The New Mexico Educational Retirement Board returned a whopping 40.4 per cent for the year to the end of March. Amanda White spoke with chief investment officer, Bob Jacksha, about the contributors to the fund’s performance and the asset allocation review scheduled for later this year.
The $8.5 billion New Mexico Educational Retirement Board has been the beneficiary of what some US public pension funds are only now debating a significant move into emerging markets.
As a result of an asset allocation review in 2007, which centred around less reliance on public equities, the fund decided on a strategic asset allocation to emerging markets of 10 per cent.
“We decided on an emerging market strategic allocation of 10 per cent, which was higher than the mean, and we wanted to highlight that as an area of opportunity,” Bob Jacksha, the fund’s chief investment officer, says. “For the 12 months to the end of March that asset class returned 86 per cent, so by being allocated early we were able to receive the upside.”
Its managers for emerging markets are Alliance Capital (7.4 per cent) and Robeco (4.6 per cent), with the total allocation a little over benchmark at the end of March.
Jacksha says the fund does not view any specific country as the driver of growth, rather that emerging markets in general present more growth than developed markets. But Jacksha is quick to point out it’s not just a short-term opportunistic move but a long-term significant allocation.
The increased exposure to emerging markets came at the expense of domestic equities and developed international equities.
And at the next asset allocation review, later in the year, the fund will be exploring how to get more value from those vanilla exposures, with internal staff discussing whether there is a case to bring more assets in-house.
The fund manages a S&P500 index fund which has about $1.9 billion, with a further $800 million in domestic large cap allocated to two external funds.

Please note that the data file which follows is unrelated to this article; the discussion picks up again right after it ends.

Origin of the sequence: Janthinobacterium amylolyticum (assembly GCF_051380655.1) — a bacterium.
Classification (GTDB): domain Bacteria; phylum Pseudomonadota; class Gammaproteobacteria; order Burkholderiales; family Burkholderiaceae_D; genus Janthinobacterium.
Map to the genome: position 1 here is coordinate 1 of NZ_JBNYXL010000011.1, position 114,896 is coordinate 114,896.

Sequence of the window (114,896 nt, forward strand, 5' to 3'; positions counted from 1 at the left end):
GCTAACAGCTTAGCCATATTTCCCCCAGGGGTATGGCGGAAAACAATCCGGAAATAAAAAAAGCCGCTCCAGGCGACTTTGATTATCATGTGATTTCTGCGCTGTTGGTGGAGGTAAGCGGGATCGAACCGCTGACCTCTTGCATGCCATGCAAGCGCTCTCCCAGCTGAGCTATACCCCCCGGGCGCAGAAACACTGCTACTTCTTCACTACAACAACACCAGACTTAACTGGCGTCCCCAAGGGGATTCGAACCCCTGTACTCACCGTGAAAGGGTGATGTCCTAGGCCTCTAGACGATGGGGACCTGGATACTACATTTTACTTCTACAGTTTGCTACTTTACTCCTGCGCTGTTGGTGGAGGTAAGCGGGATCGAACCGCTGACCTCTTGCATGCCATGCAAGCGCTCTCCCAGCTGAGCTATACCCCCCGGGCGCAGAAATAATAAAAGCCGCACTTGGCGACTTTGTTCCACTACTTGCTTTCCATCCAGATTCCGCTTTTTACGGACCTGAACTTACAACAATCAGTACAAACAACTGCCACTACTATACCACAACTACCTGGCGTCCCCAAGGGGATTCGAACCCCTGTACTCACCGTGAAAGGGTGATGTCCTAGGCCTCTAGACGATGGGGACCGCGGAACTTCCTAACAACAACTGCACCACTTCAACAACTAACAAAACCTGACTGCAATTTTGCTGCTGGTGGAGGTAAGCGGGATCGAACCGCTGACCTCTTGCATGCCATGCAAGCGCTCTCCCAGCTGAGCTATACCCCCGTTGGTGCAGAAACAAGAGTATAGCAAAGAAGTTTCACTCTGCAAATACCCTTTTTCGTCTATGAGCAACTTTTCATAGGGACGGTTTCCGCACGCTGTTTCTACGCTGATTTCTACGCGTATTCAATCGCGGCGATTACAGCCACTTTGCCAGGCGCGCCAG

A REIT index fund managed in-house makes up all of the real estate allocation at the moment, although Jacksha says the fund is moving to private real estate.
The fund a small staff, with one person trading the indexed assets, while other staff includes a person overseeing real estate and real assets, one for hedge funds and private equity, and two more in operations.
Jacksha expects another analyst in alternatives to come on board shortly.
“We have had some internal discussions at the fund about whether we should look at more internal management, as well as a debate about indexing versus active and we will examine both of those issues,” he says. “We look at the opportunities where we can index and where we haven’t got alpha from managers, then why pay the fees?”
The fund has three external international equities managers benchmarked to the MSCI EAFE: Pyramis International Equity; Alliance Bernstein and Baring. It employs five fixed income managers, and six absolute return managers.
While its emerging markets allocation came early relative to its peers, NMERB has been slow moving into private equity. In 2007 it dedicated 10 per cent but has been slow to allocate – it has 22 relationships and about $700 million committed.
However Jacksha says the relatively young program has performed well.
“It is not a bad situation now, it has been harder for funds to raise money because a lot of investors have capped out their allocations. We are happy with a our private equity program, which returned 15 per cent for the year, which wasn’t bad for a young program.”
The fund will look to add to private equity as part of the asset allocation review later this year, and higher allocations to real assets such as infrastructure, agriculture and timber are also expected.
NEPC is the fund’s consultant, with the board this month approving an extension of their contract for another year from September.
“It’s a good case when you look at our returns,” he says.
In the past year it returned 40.4 per cent, in the past five years 5.3 per cent, and in the past 15 years returned 7.5 per cent, which is close to its long term actuarial target of 8 per cent.
Like most states in the US, New Mexico is facing some budgetary pressure, although its public sector employees have only had five furlough days in the past financial year, which compares favourably with states like California, which have a day a fortnight.
Having said this, Jacksha says he wouldn’t be opposed to relaxing that somewhat.
New Mexico Educational Retirement Board asset allocation
March 2010Target Asset class %
Large cap 22.5 23.0
Small cap 4.5 2.0
Emerging markets 12.4 10.0
International small cap 2.0
Real assets 0.7
Bank debt 5.0
Domestic bonds 25.7 15.0
Real estate 5.0
Private equity 10.0
Absolute return 10.0
Real assets 5.0
Global asset allocation 4.8 5.0